Meanwhile, the four dissenters agreed with Black's view of the establishment clause, and took it to its logical conclusion. The practical effect of the reimbursement policy was to provide an indirect subsidy to private and religious schools, as the schools did not have to expend funds to transport pupils. The First Amendment, Justice Wiley Rutledge thundered, aimed to "create a complete and permanent separation of the spheres of religious activity and civil authority by comprehensively forbidding every form of public aid or support for religion."

Thus, the dissenters reasoned, New Jersey's policy was constitutional.

The Everson decision was a debacle that irreversibly plunged the Court into a moral and public policy snarl. As it has attempted to explain what the establishment clause permits and forbids, the Court has more deeply entangled itself.

These obfuscatory adjudications have bewildered legislators and elicited more lawsuits seeking to discern where the contours of the wall lie. May a state provide books or services to special needs children at parochial schools? May a principal recite a nondenominational prayer at a high school graduation? May a high school permit religious groups to rent school facilities?

The list is endless, precisely because there is no wall of separation between church and state. For there to be one the Court had to erect it, brick by brick, case by case. The First Amendment, as Black knew, was designed to discourage religious controversies. Perversely, the High Court's church-state decisions have fanned disputes.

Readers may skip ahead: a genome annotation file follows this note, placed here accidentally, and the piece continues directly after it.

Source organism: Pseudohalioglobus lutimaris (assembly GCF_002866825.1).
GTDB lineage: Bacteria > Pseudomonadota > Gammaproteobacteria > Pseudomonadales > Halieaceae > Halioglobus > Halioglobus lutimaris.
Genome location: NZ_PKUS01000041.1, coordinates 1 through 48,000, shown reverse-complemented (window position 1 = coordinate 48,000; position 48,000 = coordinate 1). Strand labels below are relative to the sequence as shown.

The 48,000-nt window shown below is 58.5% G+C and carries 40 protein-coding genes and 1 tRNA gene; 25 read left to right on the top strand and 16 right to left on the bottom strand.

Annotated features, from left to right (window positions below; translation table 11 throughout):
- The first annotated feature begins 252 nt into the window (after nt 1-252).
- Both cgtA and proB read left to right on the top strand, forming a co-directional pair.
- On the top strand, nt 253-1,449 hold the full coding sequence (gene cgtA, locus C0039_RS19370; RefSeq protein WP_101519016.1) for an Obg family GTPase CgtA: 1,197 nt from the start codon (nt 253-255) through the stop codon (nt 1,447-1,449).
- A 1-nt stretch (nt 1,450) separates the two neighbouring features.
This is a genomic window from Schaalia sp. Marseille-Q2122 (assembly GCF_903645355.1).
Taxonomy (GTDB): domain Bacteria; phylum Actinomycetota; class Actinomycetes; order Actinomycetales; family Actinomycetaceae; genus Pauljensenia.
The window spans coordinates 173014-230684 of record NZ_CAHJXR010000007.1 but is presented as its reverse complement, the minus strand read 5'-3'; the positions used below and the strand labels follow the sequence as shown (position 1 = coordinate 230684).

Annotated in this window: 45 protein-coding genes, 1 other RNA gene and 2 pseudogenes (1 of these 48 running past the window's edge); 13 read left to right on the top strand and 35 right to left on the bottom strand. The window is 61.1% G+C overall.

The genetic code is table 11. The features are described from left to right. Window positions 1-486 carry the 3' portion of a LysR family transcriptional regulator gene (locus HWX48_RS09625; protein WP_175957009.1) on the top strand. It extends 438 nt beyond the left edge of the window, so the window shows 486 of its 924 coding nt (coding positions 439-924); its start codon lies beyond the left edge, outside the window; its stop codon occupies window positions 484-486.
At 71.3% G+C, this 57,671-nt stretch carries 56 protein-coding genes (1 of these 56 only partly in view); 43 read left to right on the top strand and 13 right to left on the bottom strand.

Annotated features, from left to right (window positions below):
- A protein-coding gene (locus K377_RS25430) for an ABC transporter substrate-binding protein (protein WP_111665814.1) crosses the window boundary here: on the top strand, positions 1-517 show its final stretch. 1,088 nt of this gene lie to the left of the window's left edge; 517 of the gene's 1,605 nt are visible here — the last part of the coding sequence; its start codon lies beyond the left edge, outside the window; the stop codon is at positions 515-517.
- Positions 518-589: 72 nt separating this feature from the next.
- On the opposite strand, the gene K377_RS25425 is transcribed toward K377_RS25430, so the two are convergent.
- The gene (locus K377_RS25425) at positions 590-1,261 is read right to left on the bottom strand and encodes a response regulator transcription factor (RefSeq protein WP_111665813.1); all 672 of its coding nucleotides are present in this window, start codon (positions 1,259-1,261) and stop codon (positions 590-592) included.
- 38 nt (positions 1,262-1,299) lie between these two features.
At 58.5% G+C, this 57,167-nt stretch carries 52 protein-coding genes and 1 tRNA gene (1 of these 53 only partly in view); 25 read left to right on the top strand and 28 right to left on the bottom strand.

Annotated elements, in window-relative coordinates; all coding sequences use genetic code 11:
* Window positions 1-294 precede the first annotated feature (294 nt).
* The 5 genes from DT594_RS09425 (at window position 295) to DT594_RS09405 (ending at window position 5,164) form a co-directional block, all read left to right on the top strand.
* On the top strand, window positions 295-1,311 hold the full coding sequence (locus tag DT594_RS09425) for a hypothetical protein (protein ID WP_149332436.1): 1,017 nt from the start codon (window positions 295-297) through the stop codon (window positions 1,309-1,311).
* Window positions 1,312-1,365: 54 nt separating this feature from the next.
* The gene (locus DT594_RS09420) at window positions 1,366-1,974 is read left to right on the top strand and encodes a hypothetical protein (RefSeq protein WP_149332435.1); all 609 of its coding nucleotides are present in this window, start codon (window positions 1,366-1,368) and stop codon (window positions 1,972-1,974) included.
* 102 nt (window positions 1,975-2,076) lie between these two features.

The Everson decision is a dismaying example of the Court's fallibility. Nine justices propagated bad history. It is crudely Hegelian to assert that the First Amendment was the high expression of a social evolution toward the absolute separation between church and state. And it is factually inaccurate. From the founding of the republic to this day, government and religion have been deeply intertwined. The government does not tax churches. Federal Pell grants can be used to pay tuition at religious colleges. The federal government incorporated the Episcopal foundation that built the National Cathedral in Washington. Both the Senate and the House of Representatives have used tax dollars to pay chaplains for more than 200 years.

Additionally, relying heavily on the writings of just two of the Founders was egregiously selective. The choice of Jefferson was especially odd. He was not at the Constitutional Convention, nor did he serve in Congress when Madison introduced the Bill of Rights as amendments to the Constitution. He was minister to France during 1785-89 and his own beliefs on church-state separation are far from clear. As president, he refused to declare days of Thanksgiving and prayer; but as Virginia's governor, he did so.

One wonders how different things might be today if the Supreme Court had taken into consideration George Washington's approach to religion. Arguably, Washington is much more representative of the Founders' views on church and state. He presided over the Constitutional Convention and was president when the Bill of Rights was ratified. Unlike Jefferson's, his religious views did not attract ridicule and opprobrium. And according to this easy-reading study, Washington's approach to church and state issues was a pragmatic mixture of high-mindedness and good horse sense.

Throughout his adult life, he expressed deep belief in the inherent importance of freedom of conscience. In a 1783 speech to a New York congregation, General Washington professed that "the establishment of Civil and Religious liberty was the motive which induced me to the Field [of battle]." While he was exasperated by some Quakers' insistent refusal to partake in the Revolutionary War effort, he respected their right to believe. And while he thought that everyone should bear arms in defense of the country, he was willing to make exceptions for those who were "conscientiously scrupulous against it."